Why Does it Matter?

Posted by Ms. Maryo Gard Ewell, Jul 14, 2017 0 comments

Content sponsored by University of Massachusetts Amherst Arts Extension Service.

Identity, cultural democracy, excellence, justice—just a few of the “whys” behind our work. We have many spiritual ancestors who can help us articulate our “why” because, as discussed in Fundamentals of Arts Management 6th edition, this work has been weaved throughout our country’s history. I urge us all to take to time to connect with our own sense of “why.”

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Evaluating the Social Impact of Indigenous Art Projects by Way of Aesthetic Impact

Posted by Miriam Jorgensen, Jul 26, 2017 0 comments

Aesthetic Perspectives firmly positioned our inquiry as “How do we know that this is going well?” as opposed to “How well is this going?” This step was pivotal. As evaluators, we understood our work to be asking the former question. Yet the word “evaluation” often shifted our conversations uncomfortably toward the latter. By returning again and again to the questions in the framework, we were better able to draw out stories and to identify the projects’ specific impacts. As a result, the final impact evaluation report presents a textured set of findings that allows artists, funders, and communities to see the difference these projects have made.

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Validating the Democracy of the Arts

Posted by Mr. Eric Booth, Jul 26, 2017 0 comments

For a very long time, the criteria for excellence in the arts have been owned by a particular body of experts who generally have a condescending view of the quality of art developed in community-based and social change programs and projects. These credentialed “experts” hold to a definition of quality largely based in an “art for art’s sake” paradigm. However, this definition loses the connection with the vast majority of people who live in the country, as well as the vast range of arts that is produced here and the range of reasons for which people make art. Art is for many sakes, including but not limited to art’s sake (whatever that restriction means in practice).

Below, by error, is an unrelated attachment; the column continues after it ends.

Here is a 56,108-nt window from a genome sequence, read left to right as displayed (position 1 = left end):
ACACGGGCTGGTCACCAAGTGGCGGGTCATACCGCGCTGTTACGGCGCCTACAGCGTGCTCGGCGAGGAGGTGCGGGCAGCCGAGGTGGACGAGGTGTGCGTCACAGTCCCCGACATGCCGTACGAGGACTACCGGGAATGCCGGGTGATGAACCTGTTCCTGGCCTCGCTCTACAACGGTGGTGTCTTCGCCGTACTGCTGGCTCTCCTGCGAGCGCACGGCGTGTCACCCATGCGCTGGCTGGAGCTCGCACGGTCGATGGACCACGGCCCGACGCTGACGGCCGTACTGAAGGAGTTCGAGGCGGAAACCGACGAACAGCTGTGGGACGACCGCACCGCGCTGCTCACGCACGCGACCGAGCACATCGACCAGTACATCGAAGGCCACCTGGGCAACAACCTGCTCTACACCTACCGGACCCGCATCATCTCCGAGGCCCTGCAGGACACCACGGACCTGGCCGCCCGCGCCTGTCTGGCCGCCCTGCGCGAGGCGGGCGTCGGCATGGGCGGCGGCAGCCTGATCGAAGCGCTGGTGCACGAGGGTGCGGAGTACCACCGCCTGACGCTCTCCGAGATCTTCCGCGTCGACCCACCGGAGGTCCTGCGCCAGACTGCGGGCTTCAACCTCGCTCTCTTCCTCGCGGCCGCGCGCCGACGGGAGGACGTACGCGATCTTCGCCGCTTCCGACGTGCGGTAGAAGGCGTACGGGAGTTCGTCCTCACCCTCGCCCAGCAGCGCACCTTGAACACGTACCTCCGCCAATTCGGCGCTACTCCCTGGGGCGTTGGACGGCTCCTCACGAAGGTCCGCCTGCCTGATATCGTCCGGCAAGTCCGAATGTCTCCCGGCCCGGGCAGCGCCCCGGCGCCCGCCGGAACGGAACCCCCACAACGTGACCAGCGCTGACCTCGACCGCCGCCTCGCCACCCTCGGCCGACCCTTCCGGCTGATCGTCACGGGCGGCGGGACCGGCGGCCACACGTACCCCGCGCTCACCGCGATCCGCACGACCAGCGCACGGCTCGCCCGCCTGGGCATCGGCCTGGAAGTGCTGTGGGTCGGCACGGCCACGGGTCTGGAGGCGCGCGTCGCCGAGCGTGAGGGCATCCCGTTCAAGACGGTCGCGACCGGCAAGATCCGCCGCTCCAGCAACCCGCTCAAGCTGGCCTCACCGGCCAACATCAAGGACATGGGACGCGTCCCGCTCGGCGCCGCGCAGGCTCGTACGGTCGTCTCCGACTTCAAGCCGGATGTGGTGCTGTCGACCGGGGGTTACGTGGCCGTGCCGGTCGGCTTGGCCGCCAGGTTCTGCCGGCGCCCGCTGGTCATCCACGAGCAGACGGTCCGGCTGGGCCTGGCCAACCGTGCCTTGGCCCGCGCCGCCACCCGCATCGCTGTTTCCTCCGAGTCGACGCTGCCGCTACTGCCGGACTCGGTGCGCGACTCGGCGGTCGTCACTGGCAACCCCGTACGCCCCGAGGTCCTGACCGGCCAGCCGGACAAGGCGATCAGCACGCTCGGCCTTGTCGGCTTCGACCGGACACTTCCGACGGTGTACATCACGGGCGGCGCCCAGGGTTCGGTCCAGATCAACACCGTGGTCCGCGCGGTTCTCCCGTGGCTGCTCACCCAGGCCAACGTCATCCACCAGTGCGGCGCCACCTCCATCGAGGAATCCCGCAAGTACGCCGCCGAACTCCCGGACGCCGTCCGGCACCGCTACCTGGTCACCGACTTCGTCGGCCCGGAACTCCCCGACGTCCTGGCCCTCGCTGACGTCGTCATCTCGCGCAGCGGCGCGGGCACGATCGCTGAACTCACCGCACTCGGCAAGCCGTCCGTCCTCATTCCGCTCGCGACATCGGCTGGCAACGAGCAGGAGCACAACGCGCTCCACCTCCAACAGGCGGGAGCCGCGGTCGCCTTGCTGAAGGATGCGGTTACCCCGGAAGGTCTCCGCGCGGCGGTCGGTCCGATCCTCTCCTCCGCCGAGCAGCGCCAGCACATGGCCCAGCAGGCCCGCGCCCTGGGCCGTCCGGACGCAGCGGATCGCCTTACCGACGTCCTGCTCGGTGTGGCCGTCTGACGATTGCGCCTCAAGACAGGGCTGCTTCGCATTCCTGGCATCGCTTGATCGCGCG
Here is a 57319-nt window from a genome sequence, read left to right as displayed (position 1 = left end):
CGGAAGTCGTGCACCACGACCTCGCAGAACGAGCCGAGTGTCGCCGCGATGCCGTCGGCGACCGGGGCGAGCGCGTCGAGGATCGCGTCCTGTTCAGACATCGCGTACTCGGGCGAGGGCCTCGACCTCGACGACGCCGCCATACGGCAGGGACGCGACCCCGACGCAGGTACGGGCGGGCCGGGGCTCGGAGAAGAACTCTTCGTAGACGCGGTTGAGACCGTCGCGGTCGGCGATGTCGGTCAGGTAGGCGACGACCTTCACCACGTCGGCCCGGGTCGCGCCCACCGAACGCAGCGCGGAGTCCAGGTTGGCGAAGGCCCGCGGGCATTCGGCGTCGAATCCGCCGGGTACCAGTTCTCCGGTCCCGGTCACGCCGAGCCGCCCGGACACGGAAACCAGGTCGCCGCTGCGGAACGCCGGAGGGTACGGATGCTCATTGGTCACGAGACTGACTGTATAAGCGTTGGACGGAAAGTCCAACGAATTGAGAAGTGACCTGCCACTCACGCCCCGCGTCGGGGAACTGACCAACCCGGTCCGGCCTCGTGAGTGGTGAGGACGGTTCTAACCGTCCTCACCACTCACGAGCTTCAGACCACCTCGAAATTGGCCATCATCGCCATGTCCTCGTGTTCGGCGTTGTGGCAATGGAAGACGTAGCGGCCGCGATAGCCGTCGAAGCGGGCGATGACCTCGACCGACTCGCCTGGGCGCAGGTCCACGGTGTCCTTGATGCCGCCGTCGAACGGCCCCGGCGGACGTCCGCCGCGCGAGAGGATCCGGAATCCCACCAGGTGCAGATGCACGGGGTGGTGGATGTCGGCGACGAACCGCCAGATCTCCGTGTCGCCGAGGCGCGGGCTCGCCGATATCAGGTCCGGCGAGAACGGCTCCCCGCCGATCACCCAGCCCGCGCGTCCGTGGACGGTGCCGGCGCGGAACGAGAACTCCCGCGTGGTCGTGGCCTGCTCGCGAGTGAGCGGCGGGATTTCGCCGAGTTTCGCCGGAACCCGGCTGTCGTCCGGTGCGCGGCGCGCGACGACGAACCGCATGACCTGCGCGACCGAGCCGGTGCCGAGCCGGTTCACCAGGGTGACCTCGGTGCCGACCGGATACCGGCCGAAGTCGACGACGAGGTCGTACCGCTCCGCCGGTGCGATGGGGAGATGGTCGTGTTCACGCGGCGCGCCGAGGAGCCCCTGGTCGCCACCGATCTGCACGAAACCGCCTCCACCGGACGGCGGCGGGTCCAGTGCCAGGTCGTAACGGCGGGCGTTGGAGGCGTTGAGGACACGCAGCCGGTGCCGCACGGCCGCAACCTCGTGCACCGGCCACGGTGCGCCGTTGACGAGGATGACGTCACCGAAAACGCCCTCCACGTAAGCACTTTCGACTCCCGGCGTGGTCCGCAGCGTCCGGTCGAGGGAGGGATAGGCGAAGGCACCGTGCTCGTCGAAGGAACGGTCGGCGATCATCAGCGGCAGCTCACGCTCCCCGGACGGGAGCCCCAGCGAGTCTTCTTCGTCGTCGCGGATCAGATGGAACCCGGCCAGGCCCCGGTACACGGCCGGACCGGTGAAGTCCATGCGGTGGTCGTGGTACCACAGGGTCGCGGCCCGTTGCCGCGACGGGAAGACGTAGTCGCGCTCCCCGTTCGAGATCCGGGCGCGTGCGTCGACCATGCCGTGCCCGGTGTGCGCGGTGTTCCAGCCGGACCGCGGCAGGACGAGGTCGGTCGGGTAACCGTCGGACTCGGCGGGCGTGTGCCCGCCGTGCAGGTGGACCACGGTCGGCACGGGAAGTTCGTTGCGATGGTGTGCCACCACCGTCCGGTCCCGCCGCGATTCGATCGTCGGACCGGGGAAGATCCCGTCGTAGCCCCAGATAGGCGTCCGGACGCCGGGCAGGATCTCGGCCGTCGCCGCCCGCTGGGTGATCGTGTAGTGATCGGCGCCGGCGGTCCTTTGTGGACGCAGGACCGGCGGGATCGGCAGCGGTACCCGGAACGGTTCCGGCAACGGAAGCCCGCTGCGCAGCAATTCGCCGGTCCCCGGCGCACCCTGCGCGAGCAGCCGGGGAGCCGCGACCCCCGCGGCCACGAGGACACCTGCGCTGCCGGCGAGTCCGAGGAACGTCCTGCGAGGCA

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The Spirits Sitting on My Shoulder

Posted by Denise Uyehara, Jul 26, 2017 0 comments

Maybe these are familiar to you: you have a great idea but you cannot get it off the ground because funders cannot see its worth; or, worse yet, you cannot get the community you want to come see it to actually come. Those are real problems. So, that’s when the Aesthetic Perspectives: Attributes of Excellence in Arts for Change could beautifully help guide our creations, and to truly engage community. 

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A Slap Upside the Head: Attending to power, privilege, and cultural context in panel process

Posted by Anne Mulgrave, Jul 26, 2017 0 comments

As grantmakers, we distribute scarce resources, so I worry when panels cannot have an open, honest discussion about important issues like cultural appropriation and how that might result in how we mete out funds. If tokenism limits the ability of people of color to impact grant decisions, or panel dynamics shut down discussions about uncomfortable issues, we are not doing our jobs. The 11 attributes offered in Aesthetic Perspectives provide a new framework for evaluating applications that could facilitate productive and meaningful panel meetings.

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Get Sticky with Me

Posted by Brett Batterson, Jul 25, 2017 0 comments

One of the issues arts presenters face when programming for social change is that of follow-up. Often, we bring in an impactful work that delivers a clear and concise message to our audience. But once the performers leave our city, there is no follow-up. The topic of the work is forgotten and we move on to our next presentation. Given this, I was fascinated to read the 11 qualities in the recently published Aesthetic Perspectives: Attributes of Excellence in Arts for ChangeRight there … attribute number 11. Something called stickiness.

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